The HITS-project has a vision to increase system efficiency in terms of increased use of vehicles and infrastructure, based on the sustainability challenges of the urban environments. This seminar gathers researchers involved in the project.
Thu 2021-12-02 09.00 - 12.00
NOTE: This seminar is intended for HITS project members only, if you're interested we're hosting an
Internal seminar for all HITS project partners where we disseminate results and key findings. Presentations will be given by each researcher and is to be tailored as Popular Scientific, targeting the stakeholders in our project. At the end there will be a panel discussion with reflections and questions from experts (you?) followed by questions from the audience.
is a guest researcher at ITRL during 2021-2022. She works since 14 years at Scania and holds a position as senior data scientist at Scania IT. Annette obtained a PhD in Solid State Physics in 2002 from Uppsala University.
Data sharing eco-systems for distribution transportation
Today’s business development in the transportation sector, such as value adding services for sustainability, relies to a high extent on data sharing between the involved actors. But the sharing is still often hampered. A major reason for this is that the field is still new, not fully defined, and in many case lack a fully functional eco-system to thrive in. A data sharing eco-system is a complex socio-technical arrangement. Based on this Annette propose a framework of pre-requisites that need to be in place. These pre-requisites ranges from having sufficient amount and quality of data, over a secure exchange platform to adequately skilled organisations. The framework has also been tested towards use cases within HITS and use cases from the literature. In addition a list of potential added values are presented, such as goods volume forecasting, along with likely providers, beneficiaries and sustainability scoring.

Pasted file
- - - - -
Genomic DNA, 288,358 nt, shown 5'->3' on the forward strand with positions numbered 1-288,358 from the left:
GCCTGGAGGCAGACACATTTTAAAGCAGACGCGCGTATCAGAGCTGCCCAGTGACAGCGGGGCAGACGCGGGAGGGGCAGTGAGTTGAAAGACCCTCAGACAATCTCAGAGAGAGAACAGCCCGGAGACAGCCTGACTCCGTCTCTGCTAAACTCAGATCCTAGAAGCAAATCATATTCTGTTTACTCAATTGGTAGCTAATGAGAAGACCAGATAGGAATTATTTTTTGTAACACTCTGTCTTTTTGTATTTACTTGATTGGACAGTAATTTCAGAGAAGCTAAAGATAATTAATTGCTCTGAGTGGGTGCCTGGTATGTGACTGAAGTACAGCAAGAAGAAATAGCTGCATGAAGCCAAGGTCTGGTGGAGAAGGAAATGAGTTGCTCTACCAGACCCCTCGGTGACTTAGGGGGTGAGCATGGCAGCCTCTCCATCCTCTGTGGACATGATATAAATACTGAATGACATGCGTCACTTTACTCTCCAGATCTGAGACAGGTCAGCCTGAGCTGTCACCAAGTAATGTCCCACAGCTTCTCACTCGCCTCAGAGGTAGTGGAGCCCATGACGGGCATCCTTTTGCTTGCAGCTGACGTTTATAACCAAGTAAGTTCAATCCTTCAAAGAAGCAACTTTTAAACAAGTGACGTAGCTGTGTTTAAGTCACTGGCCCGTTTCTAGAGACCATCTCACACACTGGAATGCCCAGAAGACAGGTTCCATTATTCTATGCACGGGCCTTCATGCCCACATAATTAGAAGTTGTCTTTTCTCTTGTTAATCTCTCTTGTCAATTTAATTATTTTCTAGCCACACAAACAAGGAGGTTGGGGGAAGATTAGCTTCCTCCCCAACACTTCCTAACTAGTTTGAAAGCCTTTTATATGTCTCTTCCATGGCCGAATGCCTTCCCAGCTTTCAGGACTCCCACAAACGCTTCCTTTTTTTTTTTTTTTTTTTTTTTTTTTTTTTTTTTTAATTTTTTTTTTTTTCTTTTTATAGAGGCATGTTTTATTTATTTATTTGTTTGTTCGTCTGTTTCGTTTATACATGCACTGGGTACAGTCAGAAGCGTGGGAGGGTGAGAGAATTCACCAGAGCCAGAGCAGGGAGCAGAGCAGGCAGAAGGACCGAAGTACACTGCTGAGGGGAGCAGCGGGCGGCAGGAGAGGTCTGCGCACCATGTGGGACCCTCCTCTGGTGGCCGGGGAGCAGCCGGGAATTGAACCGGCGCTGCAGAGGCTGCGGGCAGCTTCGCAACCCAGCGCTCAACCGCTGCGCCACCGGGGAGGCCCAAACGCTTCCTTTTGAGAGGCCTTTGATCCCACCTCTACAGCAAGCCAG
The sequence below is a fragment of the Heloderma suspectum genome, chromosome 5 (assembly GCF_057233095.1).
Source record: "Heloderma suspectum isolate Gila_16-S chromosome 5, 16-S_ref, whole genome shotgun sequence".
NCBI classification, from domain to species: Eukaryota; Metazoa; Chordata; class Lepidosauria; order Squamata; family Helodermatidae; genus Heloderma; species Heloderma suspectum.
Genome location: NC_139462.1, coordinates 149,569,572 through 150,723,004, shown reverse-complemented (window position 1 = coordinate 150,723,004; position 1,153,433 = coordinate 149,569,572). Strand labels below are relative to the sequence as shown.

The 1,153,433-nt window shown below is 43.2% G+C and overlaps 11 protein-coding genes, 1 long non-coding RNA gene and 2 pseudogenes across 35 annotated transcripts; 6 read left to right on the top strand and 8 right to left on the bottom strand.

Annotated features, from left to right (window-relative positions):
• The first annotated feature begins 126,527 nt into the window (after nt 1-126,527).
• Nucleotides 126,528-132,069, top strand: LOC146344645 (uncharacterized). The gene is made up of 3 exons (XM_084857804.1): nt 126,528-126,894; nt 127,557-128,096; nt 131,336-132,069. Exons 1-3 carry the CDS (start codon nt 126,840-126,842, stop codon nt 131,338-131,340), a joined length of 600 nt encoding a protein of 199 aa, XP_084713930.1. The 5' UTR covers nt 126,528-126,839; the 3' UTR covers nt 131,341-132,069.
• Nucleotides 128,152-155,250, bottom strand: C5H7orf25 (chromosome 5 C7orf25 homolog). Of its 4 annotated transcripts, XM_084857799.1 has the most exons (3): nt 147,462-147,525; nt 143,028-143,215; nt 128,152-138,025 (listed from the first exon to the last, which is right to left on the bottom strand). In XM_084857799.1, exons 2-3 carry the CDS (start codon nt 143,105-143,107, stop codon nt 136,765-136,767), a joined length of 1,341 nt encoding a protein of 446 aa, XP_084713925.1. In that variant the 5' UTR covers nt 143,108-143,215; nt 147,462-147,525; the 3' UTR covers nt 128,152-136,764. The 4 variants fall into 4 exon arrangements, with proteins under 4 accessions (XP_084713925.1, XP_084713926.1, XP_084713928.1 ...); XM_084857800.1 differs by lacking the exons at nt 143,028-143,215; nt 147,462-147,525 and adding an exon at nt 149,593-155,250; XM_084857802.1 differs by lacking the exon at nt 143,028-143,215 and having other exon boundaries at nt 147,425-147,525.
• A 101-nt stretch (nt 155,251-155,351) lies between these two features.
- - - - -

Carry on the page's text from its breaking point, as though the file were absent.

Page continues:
has a Master degree in Energy for Smart Cities, and in June 2020 started a PhD on the topic "System effect and design of sustainable systems" in the project HITS2024.
Understanding the system level effects of logistics concepts -a model on city hubs
Claudia’s role in the project is to simulate the effects on a system level of different interventions on the urban logistics system (i.e., new business models, services, technologies but also policies and incentives). High-level research questions that sheis exploring include: How can a sustainable urban logistics system be defined? How can such system be modelled? What concepts would lead to a sustainable system? She will present her framework for sustainability assessment and how she has used the framework to categorize various concepts in the urban logistics system, based on existing literature. One key concept that is analysed in more depth is urban consolidation centres, or logistics hubs, as it has been chosen at the project level to be the focus forthe next years of demo. As the goal of Claudia’s research is to build a system dynamics simulation model of the urban logistics system, she will present the first steps of building such model based on the literature work and on a group model building process. The presentation will include both insights on the methodology and on preliminary results from the modelling process.
has a master’s degree in mechanical and process engineering, and in January 2018 started a PhD in Transport Science on the topic "Optimization and simulation of future urban mobility concepts".
Multi-purpose modular vehicle routing -Sequential and simultaneous consolidation approaches